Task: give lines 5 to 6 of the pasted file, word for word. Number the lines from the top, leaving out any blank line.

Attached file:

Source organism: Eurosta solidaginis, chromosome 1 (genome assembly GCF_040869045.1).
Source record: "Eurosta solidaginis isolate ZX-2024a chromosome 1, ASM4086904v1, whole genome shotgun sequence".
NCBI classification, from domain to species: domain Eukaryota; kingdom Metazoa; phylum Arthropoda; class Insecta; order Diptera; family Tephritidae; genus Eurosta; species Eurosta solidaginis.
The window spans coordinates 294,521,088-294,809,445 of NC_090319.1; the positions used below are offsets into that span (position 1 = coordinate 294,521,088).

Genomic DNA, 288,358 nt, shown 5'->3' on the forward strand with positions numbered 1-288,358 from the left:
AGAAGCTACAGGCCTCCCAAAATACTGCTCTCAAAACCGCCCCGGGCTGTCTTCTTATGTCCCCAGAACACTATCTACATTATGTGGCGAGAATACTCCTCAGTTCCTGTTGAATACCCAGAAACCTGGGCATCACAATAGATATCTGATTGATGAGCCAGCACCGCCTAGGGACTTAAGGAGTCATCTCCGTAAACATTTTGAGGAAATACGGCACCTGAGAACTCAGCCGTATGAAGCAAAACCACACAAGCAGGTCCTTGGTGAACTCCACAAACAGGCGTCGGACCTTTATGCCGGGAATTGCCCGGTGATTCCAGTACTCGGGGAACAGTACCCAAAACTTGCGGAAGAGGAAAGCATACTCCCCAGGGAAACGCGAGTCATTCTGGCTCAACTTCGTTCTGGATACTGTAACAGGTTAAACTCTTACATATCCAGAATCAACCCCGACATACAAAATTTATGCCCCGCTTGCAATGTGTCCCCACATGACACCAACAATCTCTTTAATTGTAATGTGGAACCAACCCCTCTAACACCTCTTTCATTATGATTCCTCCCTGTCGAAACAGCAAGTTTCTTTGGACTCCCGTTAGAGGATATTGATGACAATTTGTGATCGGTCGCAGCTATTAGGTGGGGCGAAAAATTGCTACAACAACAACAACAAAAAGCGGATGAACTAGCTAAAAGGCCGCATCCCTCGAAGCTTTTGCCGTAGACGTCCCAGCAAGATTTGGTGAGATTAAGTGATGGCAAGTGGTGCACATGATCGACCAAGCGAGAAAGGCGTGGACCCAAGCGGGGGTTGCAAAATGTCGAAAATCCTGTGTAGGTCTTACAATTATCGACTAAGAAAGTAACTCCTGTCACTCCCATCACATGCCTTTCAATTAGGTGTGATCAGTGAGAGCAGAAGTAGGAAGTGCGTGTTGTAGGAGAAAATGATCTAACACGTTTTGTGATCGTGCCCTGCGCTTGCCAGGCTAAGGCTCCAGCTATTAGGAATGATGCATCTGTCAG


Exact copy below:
Genomic DNA, 288,358 nt, shown 5'->3' on the forward strand with positions numbered 1-288,358 from the left:
AGAAGCTACAGGCCTCCCAAAATACTGCTCTCAAAACCGCCCCGGGCTGTCTTCTTATGTCCCCAGAACACTATCTACATTATGTGGCGAGAATACTCCTCAGTTCCTGTTGAATACCCAGAAACCTGGGCATCACAATAGATATCTGATTGATGAGCCAGCACCGCCTAGGGACTTAAGGAGTCATCTCCGTAAACATTTTGAGGAAATACGGCACCTGAGAACTCAGCCGTATGAAGCAAAACCACACAAGCAGGTCCTTGGTGAACTCCACAAACAGGCGTCGGACCTTTATGCCGGGAATTGCCCGGTGATTCCAGTACTCGGGGAACAGTACCCAAAACTTGCGGAAGAGGAAAGCATACTCCCCAGGGAAACGCGAGTCATTCTGGCTCAACTTCGTTCTGGATACTGTAACAGGTTAAACTCTTACATATCCAGAATCAACCCCGACATACAAAATTTATGCCCCGCTTGCAATGTGTCCCCACATGACACCAACAATCTCTTTAATTGTAATGTGGAACCAACCCCTCTAACACCTCTTTCATTATGATTCCTCCCTGTCGAAACAGCAAGTTTCTTTGGACTCCCGTTAGAGGATATTGATGACAATTTGTGATCGGTCGCAGCTATTAGGTGGGGCGAAAAATTGCTACAACAACAACAACAAAAAGCGGATGAACTAGCTAAAAGGCCGCATCCCTCGAAGCTTTTGCCGTAGACGTCCCAGCAAGATTTGGTGAGATTAAGTGATGGCAAGTGGTGCACATGATCGACCAAGCGAGAAAGGCGTGGACCCAAGCGGGGGTTGCAAAATGTCGAAAATCCTGTGTAGGTCTTACAATTATCGACTAAGAAAGTAACTCCTGTCACTCCCATCACATGCCTTTCAATTAGGTGTGATCAGTGAGAGCAGAAGTAGGAAGTGCGTGTTGTAGGAGAAAATGATCTAACACGTTTTGTGATCGTGCCCTGCGCTTGCCAGGCTAAGGCTCCAGCTATTAGGAATGATGCATCTGTCAG